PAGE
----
How Singles Captured Grunge’s Unstoppable Rise To Mainstream Prominence
As the grungy sounds of the Pacific North-West broke into the mainstream in 1992, a rom-com set in Seattle featuring flannel-clad Generation Xers and guest-starring local heroes Pearl Jam, Soundgarden and Alice In Chains hit the multiplexes. But Singles was no cynical cash-in – indeed, filmmaker Cameron Crowe had begun his earnest love letter to Seattle back when the idea of a Sub Pop band scoring multi-Platinum success was laughable.
A former rock critic prodigy who’d been interviewing the likes of Led Zeppelin for Rolling Stone magazine since he was 15 (inspiring his autobiographical Almost Famous), Crowe had broken into Hollywood scripting landmark teen movie Fast Times At Ridgemont High, before making his directorial debut with Say Anything…, starring John Cusack as endearingly iconoclastic proto-slacker Lloyd Dobler.
In 1986, Crowe relocated to Seattle, in romantic pursuit of Nancy Wilson, guitarist with local legends Heart. He was quickly seduced by his new hometown, in particular by its eclectic radio stations, which juggled ancient blues records with the sounds emanating from a local rock underground that was the antithesis of Sunset Strip hair metal. He began developing a script set amid that hard-scrabble “grunge” scene, tracing the lives and loves of several Seattle twenty-somethings sharing the same apartment block, including wannabe rock-star Cliff Poncier (Matt Dillon) and college radio DJ-turned-architect Steve Dunne (Campbell Scott).
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To get the right feel for these characters, Crowe befriended numerous grunge luminaries, getting close to Soundgarden’s Chris Cornell. The night Cornell’s room-mate Mother Love Bone frontman Andy Wood died, Crowe was moved to witness Seattle’s rock community come together in grief at MLB manager Kelly Curtis’ house. In that moment, Crowe understood the spirit of the city he was going to celebrate. “I wanted to write something that captured the feeling in that room,” Crowe later wrote. “Not Andy’s story, but the story of how people instinctively need to be together. Is anybody truly ‘single’?”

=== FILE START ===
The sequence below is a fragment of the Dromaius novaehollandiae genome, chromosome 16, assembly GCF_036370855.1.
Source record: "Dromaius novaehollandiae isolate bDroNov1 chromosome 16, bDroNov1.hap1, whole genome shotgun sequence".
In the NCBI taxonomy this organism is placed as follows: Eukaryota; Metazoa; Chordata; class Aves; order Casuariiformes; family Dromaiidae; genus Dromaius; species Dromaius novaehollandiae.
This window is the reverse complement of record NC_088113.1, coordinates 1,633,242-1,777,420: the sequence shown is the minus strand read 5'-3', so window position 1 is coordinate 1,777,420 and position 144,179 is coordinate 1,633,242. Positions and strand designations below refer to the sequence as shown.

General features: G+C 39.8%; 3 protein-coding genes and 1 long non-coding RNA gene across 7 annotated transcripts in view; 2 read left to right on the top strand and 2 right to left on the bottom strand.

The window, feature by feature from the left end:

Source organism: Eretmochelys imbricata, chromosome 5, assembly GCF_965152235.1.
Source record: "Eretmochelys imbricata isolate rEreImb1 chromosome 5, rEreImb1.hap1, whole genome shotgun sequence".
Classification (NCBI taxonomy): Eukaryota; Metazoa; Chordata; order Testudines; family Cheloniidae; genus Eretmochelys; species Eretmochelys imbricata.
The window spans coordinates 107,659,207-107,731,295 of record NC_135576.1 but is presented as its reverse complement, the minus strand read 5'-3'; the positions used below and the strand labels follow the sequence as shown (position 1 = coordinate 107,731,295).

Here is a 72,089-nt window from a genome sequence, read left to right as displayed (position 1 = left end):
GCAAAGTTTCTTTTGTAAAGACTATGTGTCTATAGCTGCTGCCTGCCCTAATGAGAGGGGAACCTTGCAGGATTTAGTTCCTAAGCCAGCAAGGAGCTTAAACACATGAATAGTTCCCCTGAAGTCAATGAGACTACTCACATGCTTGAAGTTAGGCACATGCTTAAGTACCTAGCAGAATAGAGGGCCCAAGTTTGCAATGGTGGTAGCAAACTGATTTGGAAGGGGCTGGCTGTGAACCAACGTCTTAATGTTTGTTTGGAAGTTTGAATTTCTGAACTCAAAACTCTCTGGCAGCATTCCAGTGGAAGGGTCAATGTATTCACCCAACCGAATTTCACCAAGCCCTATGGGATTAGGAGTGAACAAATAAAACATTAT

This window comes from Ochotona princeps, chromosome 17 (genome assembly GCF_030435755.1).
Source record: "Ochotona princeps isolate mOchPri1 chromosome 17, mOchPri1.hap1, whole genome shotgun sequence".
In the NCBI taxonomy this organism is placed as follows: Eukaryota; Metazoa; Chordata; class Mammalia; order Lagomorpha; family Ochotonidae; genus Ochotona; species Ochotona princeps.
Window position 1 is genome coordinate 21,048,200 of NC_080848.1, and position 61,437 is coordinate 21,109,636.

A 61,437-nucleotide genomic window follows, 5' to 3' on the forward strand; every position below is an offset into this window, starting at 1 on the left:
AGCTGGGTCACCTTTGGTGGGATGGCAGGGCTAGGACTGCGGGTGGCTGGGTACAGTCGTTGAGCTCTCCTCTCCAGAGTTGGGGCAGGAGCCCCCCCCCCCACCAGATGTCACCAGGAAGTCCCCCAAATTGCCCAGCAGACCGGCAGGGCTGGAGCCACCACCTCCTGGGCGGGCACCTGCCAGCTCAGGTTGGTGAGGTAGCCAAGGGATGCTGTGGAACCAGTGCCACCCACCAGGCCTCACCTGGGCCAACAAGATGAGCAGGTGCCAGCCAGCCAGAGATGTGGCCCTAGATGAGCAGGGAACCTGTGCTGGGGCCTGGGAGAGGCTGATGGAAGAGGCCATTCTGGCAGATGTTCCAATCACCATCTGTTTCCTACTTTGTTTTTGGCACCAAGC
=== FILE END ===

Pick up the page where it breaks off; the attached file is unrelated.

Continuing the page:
Although the movie’s sets were decorated with posters and memorabilia from the voluminous collection of Pearl Jam bassist Jeff Ament – who worked in the movie’s art department, donating clothes to Dillon’s onscreen wardrobe, and whose inimitable scrawl, recognisable from countless PJ sleeves, graced the opening credits – Singles didn’t use grunge as mere stage dressing. The members of a still-in-infancy Pearl Jam starred as Cliff Poncier’s band Citizen Dick, with Eddie Vedder earning extra cash teaching Dillon how to play guitar. Before filming began, Crowe took the cast out to see Alice In Chains and Pearl Jam play Seattle’s Off Ramp Music Cafe, to get a flavour of the city’s music scene. Though reticent at first, by the evening’s end Dillon and Campbell could be found slam-dancing in the moshpit.
Poncier’s character had grown from epic late-night conversations with Cornell, and Crowe originally intended to cast Cornell in the role, before realising it would be impossible to juggle the movie shoot with Cornell’s duties with the only grunge band to have thus-far enjoyed commercial success. Instead, Cornell took a cameo role in the movie, as did fellow Seattleites like Mudhoney frontman Mark Arm, Sub Pop Records supremo Bruce Pavitt and grunge pioneer Tad Doyle, while Soundgarden and Alice In Chains performed live onstage during the nightclub scenes.
Filming completed in January 1992, only for Crowe to hit a roadblock as Warner Bros shelved the movie for nine months, sceptical of its commercial appeal. “Then Nirvana hit, and they wanted to call the movie Come As You Are,” Crowe later told Rolling Stone. “Then, finally, I think their kids were telling them, ‘You have Pearl Jam in a movie and you’re not putting it out?!?’ Later, people were like, ‘Oh, Hollywood is capitalising on grunge’ – but we fought to get that movie released.”
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Critically well-received, Singles was nowhere near as lucrative as its soundtrack album, which Crowe planned to feel “like a mixtape you would make your friend”, with previously unreleased Pearl Jam and Soundgarden tracks, and career-best moments by Alice In Chains and Screaming Trees. And perhaps neither soundtrack nor movie quite capture the snarling cynicism that was also a part of the Seattleite character – only scene pioneers Mudhoney’s contribution, Overblown, achieves that sardonic note – but as artefacts of the moment the city’s homegrown underground rose up to invade the stadia, they are precious indeed.
And while it never quite set the box office alight, Singles was a key influence on another cultural phenomenon that would define the 90s, with the producers of Friends going on to develop their show only after Crowe refused permission for them to spin his movie into a weekly sitcom.